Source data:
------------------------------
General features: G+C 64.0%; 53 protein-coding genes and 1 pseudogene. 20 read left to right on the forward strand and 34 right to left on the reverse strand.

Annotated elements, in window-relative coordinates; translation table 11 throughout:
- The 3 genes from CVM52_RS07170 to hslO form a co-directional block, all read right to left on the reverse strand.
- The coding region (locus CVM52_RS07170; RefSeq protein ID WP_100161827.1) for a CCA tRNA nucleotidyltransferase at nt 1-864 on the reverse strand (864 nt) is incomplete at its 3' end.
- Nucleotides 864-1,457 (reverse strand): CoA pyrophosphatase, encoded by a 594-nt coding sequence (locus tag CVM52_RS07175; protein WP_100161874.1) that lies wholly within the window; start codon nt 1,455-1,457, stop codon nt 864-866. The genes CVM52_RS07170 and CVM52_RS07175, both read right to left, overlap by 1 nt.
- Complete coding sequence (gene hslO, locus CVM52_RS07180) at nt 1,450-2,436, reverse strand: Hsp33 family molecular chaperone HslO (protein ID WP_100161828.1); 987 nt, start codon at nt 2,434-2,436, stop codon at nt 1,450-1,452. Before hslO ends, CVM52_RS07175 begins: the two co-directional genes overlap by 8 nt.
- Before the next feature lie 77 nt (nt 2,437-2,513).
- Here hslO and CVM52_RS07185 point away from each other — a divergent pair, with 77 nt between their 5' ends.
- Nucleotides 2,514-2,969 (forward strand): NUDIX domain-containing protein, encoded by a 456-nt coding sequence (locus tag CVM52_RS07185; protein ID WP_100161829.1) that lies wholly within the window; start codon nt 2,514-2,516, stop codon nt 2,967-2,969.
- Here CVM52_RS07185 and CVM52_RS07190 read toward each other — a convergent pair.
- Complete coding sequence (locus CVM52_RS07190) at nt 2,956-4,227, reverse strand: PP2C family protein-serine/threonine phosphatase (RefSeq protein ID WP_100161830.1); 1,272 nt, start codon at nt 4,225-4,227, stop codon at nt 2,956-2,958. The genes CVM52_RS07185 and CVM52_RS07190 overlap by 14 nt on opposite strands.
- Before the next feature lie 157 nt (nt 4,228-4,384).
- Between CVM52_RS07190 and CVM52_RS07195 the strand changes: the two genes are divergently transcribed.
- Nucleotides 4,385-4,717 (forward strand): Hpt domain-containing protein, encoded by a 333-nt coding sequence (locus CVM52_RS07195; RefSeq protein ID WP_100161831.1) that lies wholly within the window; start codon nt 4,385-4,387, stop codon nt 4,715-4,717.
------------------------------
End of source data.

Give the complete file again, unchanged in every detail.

General features: G+C 64.0%; 53 protein-coding genes and 1 pseudogene. 20 read left to right on the forward strand and 34 right to left on the reverse strand.

Annotated elements, in window-relative coordinates; translation table 11 throughout:
- The 3 genes from CVM52_RS07170 to hslO form a co-directional block, all read right to left on the reverse strand.
- The coding region (locus CVM52_RS07170; RefSeq protein ID WP_100161827.1) for a CCA tRNA nucleotidyltransferase at nt 1-864 on the reverse strand (864 nt) is incomplete at its 3' end.
- Nucleotides 864-1,457 (reverse strand): CoA pyrophosphatase, encoded by a 594-nt coding sequence (locus tag CVM52_RS07175; protein WP_100161874.1) that lies wholly within the window; start codon nt 1,455-1,457, stop codon nt 864-866. The genes CVM52_RS07170 and CVM52_RS07175, both read right to left, overlap by 1 nt.
- Complete coding sequence (gene hslO, locus CVM52_RS07180) at nt 1,450-2,436, reverse strand: Hsp33 family molecular chaperone HslO (protein ID WP_100161828.1); 987 nt, start codon at nt 2,434-2,436, stop codon at nt 1,450-1,452. Before hslO ends, CVM52_RS07175 begins: the two co-directional genes overlap by 8 nt.
- Before the next feature lie 77 nt (nt 2,437-2,513).
- Here hslO and CVM52_RS07185 point away from each other — a divergent pair, with 77 nt between their 5' ends.
- Nucleotides 2,514-2,969 (forward strand): NUDIX domain-containing protein, encoded by a 456-nt coding sequence (locus tag CVM52_RS07185; protein ID WP_100161829.1) that lies wholly within the window; start codon nt 2,514-2,516, stop codon nt 2,967-2,969.
- Here CVM52_RS07185 and CVM52_RS07190 read toward each other — a convergent pair.
- Complete coding sequence (locus CVM52_RS07190) at nt 2,956-4,227, reverse strand: PP2C family protein-serine/threonine phosphatase (RefSeq protein ID WP_100161830.1); 1,272 nt, start codon at nt 4,225-4,227, stop codon at nt 2,956-2,958. The genes CVM52_RS07185 and CVM52_RS07190 overlap by 14 nt on opposite strands.
- Before the next feature lie 157 nt (nt 4,228-4,384).
- Between CVM52_RS07190 and CVM52_RS07195 the strand changes: the two genes are divergently transcribed.
- Nucleotides 4,385-4,717 (forward strand): Hpt domain-containing protein, encoded by a 333-nt coding sequence (locus CVM52_RS07195; RefSeq protein ID WP_100161831.1) that lies wholly within the window; start codon nt 4,385-4,387, stop codon nt 4,715-4,717.